Gerry, being a manly man, wore the same outfit he has worn on every single ride this season, with the addition of a thin windbreaker as his only concession to the chill.
We took off, and my hopes were high that today might be one of those Colorado days where it looks kind of crappy but nothing actually ever happens. Gerry joked that it looked like the opening credits of Gilligan’s Island, with the same nervous half-laugh no doubt heard on the SS Minnow. Have you had enough foreshadowing yet?
The first rain hit at exactly mile seven, where we waited at a traffic light with four other brave (or idiotic) souls, two of which were a couple in full racing kits who asked directions to the reservoir, which was actually our starting and ending point. They admitted they had absolutely no idea where they were going. Who takes off riding around the city with no idea of the route? I wouldn’t, which is why I ride with Ger, who knows all the trails.
We led them through the first of many little jogs the trail takes, and they immediately passed us…which was fine until the next jog, which they missed so Gerry fretted about them getting lost. He got over it quickly though when we realized the brief little shower was over and it was dry and sunny again. I mentally patted myself on the back for coming out and surviving it. I started rethinking my restrictive criteria and looking forward to maybe another month of biking now that I was a bad ass again.
Enough foreshadowing. At about mile fourteen, the real rain started. Started and continued the rest of the way home, not a downpour, but steady enough and cold enough to thoroughly soak our clothes and have me praying for my trusty jacket liner; hell, I was praying for my full face ski balaclava, which Gerry would have most certainly vetoed (Gerry makes me religious, for the wrong reasons). So rainy I had to remove my glasses because I couldn’t see through them. So rainy my feet kept slipping off the pedals because Sambas have terrible traction. And speaking of Sambas, they’re evidently only half waterproof, and it’s the wrong half–great at letting water in, sucky at letting it out. My socks were squelching in there, and that’s when my real misery set in. I cannot abide cold wet feet, especially if they’re inside shoes with the expectation of protection.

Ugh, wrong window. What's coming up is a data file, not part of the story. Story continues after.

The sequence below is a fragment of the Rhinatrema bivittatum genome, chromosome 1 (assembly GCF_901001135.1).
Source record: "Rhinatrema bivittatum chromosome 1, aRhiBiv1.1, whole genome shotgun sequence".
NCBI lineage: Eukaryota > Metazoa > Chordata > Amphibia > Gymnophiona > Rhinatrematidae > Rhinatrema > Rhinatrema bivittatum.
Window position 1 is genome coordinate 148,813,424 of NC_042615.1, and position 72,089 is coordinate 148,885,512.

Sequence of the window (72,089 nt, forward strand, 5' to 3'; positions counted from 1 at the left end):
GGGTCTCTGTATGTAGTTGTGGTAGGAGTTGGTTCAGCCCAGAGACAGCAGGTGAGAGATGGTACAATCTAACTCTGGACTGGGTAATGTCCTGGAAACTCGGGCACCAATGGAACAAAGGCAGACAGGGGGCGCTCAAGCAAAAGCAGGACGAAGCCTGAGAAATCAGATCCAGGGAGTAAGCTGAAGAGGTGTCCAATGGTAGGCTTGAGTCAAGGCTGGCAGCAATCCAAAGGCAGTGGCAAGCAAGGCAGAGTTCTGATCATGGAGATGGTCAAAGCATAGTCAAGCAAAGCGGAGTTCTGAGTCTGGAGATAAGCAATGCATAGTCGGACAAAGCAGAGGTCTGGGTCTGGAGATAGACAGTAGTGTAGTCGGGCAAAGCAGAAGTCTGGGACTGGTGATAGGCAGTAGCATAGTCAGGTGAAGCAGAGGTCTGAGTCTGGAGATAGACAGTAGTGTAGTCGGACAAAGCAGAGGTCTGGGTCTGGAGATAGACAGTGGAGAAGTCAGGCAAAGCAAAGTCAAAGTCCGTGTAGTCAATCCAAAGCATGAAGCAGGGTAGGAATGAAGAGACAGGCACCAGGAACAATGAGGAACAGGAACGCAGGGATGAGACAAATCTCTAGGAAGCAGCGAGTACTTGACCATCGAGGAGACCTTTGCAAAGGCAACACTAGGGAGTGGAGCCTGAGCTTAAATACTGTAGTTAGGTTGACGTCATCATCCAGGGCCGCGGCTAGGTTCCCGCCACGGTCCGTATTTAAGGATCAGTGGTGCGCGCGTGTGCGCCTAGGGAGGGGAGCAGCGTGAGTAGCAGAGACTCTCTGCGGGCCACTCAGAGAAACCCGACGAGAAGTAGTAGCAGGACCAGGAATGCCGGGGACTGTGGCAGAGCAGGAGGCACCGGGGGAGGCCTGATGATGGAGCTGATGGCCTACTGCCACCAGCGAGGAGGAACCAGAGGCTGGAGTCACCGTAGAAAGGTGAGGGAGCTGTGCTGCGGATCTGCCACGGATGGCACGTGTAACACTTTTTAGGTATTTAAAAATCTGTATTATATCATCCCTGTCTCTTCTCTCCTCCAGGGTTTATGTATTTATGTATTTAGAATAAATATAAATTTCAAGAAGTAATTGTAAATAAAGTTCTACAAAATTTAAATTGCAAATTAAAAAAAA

Oh, and our route was mostly flat, so the promised sweat that would warm me up never came, or was quickly nullified by the ten-degree windchill that’s an occupational hazard of the sport. I never even touched my full water bottle; evidently H2O is just as good applied externally as internally.
I told Gerry for the second time, “This is my love for you.” Because I can’t think of anyone else, not even Tery, I would be out there for.
I didn’t take any pictures of the ride, because yet again I found myself biking with Ger and feeling nothing but panicked desperation to get home again.
We heard the first thunder at about mile eighteen, but we were almost done at that point. Our little lost couple had caught up to us a few times, the woman even said “Maybe we should just follow you guys,” but then they’d keep passing us until we left them behind for good. For all I know they’re still riding around out there looking for the next jog in the path.
Haven’t been this happy to get home after a ride since that disastrous first Shinglemill attempt. I told Gerry I was officially pronouncing it the final ride of the season, barring a last minute heat wave (or Indian summer, which I’m told is racist). We’ll see. I immediately took a long, hot shower (after Tery, who had been out in the same conditions running a half marathon. I don’t mean to be a one-upper, but running, hiking, whatever other outdoor sport doesn’t have the windchill factor like biking. Except maybe hangliding, but who does that in the rain?)
After my shower I curled up in bed with my cat and the new Doctor Who on my tablet, the REAL way a rainy Sunday is meant to be spent.
More photographic evidence: